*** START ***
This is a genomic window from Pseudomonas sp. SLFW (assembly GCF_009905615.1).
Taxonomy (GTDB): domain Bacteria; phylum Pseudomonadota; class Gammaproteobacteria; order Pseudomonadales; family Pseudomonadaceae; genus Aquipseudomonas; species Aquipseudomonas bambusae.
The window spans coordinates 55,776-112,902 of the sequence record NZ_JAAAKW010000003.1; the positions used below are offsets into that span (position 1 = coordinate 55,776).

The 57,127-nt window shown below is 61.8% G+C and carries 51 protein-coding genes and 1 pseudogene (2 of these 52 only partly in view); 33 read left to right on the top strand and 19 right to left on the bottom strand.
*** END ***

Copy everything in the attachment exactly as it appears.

This is a genomic window from Pseudomonas sp. SLFW (assembly GCF_009905615.1).
Taxonomy (GTDB): domain Bacteria; phylum Pseudomonadota; class Gammaproteobacteria; order Pseudomonadales; family Pseudomonadaceae; genus Aquipseudomonas; species Aquipseudomonas bambusae.
The window spans coordinates 55,776-112,902 of the sequence record NZ_JAAAKW010000003.1; the positions used below are offsets into that span (position 1 = coordinate 55,776).

The 57,127-nt window shown below is 61.8% G+C and carries 51 protein-coding genes and 1 pseudogene (2 of these 52 only partly in view); 33 read left to right on the top strand and 19 right to left on the bottom strand.